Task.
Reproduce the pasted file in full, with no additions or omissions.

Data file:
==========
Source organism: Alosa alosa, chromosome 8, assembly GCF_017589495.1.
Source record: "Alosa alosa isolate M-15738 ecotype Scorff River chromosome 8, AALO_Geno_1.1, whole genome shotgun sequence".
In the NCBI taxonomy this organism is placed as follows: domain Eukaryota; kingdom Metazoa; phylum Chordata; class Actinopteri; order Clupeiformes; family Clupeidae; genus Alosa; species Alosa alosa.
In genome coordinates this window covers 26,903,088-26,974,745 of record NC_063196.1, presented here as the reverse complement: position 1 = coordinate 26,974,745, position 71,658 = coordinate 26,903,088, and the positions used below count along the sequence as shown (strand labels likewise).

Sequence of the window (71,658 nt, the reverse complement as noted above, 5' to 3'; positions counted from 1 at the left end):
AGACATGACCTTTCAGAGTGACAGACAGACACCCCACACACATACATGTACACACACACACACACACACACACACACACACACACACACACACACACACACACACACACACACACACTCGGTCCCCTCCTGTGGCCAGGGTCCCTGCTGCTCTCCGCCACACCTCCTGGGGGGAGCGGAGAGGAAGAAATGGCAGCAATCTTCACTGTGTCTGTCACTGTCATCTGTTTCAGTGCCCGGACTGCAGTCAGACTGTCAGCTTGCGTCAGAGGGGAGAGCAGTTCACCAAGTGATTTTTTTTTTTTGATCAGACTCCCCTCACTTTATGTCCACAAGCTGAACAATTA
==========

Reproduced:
Source organism: Alosa alosa, chromosome 8, assembly GCF_017589495.1.
Source record: "Alosa alosa isolate M-15738 ecotype Scorff River chromosome 8, AALO_Geno_1.1, whole genome shotgun sequence".
In the NCBI taxonomy this organism is placed as follows: domain Eukaryota; kingdom Metazoa; phylum Chordata; class Actinopteri; order Clupeiformes; family Clupeidae; genus Alosa; species Alosa alosa.
In genome coordinates this window covers 26,903,088-26,974,745 of record NC_063196.1, presented here as the reverse complement: position 1 = coordinate 26,974,745, position 71,658 = coordinate 26,903,088, and the positions used below count along the sequence as shown (strand labels likewise).

Sequence of the window (71,658 nt, the reverse complement as noted above, 5' to 3'; positions counted from 1 at the left end):
AGACATGACCTTTCAGAGTGACAGACAGACACCCCACACACATACATGTACACACACACACACACACACACACACACACACACACACACACACACACACACACACACACACACACACTCGGTCCCCTCCTGTGGCCAGGGTCCCTGCTGCTCTCCGCCACACCTCCTGGGGGGAGCGGAGAGGAAGAAATGGCAGCAATCTTCACTGTGTCTGTCACTGTCATCTGTTTCAGTGCCCGGACTGCAGTCAGACTGTCAGCTTGCGTCAGAGGGGAGAGCAGTTCACCAAGTGATTTTTTTTTTTTGATCAGACTCCCCTCACTTTATGTCCACAAGCTGAACAATTA